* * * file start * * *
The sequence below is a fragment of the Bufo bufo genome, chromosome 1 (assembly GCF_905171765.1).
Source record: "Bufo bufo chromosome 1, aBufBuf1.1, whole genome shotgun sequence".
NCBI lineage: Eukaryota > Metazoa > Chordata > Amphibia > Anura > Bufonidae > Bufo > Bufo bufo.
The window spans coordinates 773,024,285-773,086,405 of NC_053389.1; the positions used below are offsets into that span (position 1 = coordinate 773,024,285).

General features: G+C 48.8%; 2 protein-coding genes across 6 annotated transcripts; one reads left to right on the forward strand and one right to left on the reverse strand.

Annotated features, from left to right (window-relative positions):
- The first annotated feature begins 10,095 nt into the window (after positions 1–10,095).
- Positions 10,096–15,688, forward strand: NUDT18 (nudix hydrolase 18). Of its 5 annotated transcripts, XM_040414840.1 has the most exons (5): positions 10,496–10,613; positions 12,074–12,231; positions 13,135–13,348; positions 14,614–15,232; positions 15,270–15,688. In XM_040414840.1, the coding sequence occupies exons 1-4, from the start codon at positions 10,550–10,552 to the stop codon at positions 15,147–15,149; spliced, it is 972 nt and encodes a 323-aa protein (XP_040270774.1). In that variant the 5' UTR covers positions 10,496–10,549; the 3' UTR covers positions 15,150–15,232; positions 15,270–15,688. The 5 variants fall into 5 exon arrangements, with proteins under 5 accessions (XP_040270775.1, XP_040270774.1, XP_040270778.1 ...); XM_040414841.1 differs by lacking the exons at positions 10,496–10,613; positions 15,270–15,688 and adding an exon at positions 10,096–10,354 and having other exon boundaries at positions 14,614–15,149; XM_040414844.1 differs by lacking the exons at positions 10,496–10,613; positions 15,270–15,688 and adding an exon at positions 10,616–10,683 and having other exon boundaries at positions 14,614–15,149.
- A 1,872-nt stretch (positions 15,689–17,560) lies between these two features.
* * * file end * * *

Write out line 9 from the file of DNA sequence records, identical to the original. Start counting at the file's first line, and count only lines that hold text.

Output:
- A 1,872-nt stretch (positions 15,689–17,560) lies between these two features.